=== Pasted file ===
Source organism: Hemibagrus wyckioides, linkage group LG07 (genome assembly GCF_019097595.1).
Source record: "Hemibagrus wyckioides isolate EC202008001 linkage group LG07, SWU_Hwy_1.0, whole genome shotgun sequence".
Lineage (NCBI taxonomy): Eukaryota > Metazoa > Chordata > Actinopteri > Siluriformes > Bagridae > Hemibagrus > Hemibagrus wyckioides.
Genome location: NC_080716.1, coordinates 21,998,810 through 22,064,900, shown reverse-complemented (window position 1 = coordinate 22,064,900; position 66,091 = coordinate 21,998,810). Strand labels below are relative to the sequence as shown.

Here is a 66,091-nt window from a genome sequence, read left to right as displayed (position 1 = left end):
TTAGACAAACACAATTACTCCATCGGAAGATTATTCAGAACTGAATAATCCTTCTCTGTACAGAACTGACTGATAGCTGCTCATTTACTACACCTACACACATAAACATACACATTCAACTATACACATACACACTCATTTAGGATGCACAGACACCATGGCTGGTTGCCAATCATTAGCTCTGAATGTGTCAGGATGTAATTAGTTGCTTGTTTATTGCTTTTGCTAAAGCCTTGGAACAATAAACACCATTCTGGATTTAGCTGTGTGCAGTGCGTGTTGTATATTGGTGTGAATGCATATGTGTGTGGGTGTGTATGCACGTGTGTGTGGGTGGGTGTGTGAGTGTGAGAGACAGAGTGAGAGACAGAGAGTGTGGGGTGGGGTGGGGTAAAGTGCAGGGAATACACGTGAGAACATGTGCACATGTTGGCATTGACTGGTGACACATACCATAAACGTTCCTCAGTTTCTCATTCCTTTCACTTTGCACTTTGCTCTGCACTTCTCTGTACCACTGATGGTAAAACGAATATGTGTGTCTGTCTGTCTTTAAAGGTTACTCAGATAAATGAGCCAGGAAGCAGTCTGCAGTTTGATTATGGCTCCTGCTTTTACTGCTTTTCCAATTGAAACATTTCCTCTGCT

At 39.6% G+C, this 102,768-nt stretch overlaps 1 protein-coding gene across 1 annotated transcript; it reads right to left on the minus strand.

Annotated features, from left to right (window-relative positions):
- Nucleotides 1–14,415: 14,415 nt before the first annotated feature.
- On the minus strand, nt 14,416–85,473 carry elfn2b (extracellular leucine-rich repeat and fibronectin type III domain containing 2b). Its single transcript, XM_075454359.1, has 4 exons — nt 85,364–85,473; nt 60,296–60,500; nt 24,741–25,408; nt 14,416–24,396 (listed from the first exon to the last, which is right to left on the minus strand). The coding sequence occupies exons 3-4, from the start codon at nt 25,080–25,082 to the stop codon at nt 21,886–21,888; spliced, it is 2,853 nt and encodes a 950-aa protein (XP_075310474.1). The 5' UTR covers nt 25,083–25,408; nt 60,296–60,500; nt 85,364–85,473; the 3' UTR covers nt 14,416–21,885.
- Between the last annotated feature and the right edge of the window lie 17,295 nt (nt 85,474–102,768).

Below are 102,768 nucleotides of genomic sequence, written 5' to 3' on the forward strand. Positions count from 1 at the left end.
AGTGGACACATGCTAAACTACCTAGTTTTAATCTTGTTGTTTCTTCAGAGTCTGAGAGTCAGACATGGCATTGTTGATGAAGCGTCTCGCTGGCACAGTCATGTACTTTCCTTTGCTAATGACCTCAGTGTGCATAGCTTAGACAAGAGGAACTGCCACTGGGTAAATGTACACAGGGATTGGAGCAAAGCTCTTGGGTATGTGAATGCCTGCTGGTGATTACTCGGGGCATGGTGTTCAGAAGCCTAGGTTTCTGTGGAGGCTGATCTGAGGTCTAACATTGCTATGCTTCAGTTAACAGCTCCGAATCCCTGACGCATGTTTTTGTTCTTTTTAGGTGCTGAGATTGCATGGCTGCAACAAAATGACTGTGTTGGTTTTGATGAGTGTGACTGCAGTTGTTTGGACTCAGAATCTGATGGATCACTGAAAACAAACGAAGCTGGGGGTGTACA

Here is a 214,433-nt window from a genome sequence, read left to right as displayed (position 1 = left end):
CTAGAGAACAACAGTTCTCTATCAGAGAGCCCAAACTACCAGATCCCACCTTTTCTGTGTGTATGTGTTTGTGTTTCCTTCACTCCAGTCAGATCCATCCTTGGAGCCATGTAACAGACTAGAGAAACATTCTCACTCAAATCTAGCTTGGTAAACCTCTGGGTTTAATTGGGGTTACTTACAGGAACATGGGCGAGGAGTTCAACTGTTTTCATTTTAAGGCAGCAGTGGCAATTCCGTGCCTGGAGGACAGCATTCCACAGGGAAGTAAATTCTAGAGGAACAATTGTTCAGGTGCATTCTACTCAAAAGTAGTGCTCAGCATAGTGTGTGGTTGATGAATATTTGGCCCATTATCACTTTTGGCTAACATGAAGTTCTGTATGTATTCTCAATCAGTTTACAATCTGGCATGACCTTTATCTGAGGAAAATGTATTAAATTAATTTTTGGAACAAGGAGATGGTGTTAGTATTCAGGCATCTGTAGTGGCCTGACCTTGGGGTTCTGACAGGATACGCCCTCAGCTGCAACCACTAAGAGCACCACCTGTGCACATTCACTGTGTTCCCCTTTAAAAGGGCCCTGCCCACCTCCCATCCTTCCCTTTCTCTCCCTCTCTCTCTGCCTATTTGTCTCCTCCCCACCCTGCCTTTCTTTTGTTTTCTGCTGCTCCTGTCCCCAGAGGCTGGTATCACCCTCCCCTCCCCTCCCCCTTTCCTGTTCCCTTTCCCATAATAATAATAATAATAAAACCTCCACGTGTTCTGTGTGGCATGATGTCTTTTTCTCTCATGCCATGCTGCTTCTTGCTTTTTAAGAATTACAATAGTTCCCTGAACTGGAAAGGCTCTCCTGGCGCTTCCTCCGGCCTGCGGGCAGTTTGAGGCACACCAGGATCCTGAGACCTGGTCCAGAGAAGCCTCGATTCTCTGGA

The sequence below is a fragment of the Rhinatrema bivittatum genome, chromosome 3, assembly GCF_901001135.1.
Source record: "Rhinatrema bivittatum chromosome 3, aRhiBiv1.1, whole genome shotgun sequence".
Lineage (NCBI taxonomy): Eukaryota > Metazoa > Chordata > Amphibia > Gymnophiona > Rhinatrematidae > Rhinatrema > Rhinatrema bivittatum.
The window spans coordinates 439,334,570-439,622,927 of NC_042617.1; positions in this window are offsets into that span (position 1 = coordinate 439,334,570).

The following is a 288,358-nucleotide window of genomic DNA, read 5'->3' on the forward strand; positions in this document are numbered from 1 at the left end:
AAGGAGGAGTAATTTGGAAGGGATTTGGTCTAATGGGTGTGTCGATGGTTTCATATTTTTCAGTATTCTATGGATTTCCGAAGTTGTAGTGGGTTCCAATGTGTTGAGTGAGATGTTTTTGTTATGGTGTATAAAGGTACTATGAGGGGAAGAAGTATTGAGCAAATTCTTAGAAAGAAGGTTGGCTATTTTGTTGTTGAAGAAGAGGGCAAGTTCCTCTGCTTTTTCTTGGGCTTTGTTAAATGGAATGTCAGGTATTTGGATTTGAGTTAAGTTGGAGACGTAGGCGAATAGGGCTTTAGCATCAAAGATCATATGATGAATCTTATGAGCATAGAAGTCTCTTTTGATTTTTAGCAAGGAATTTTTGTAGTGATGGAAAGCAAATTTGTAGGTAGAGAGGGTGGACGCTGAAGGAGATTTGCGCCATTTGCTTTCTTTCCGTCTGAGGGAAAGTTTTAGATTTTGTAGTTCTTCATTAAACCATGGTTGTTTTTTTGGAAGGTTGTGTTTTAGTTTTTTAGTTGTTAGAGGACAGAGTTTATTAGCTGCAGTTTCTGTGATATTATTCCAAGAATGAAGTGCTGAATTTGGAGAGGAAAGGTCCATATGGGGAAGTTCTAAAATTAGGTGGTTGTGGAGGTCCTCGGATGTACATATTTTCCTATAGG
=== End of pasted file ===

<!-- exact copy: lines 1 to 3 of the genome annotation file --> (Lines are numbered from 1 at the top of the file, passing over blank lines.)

Source organism: Hemibagrus wyckioides, linkage group LG07 (genome assembly GCF_019097595.1).
Source record: "Hemibagrus wyckioides isolate EC202008001 linkage group LG07, SWU_Hwy_1.0, whole genome shotgun sequence".
Lineage (NCBI taxonomy): Eukaryota > Metazoa > Chordata > Actinopteri > Siluriformes > Bagridae > Hemibagrus > Hemibagrus wyckioides.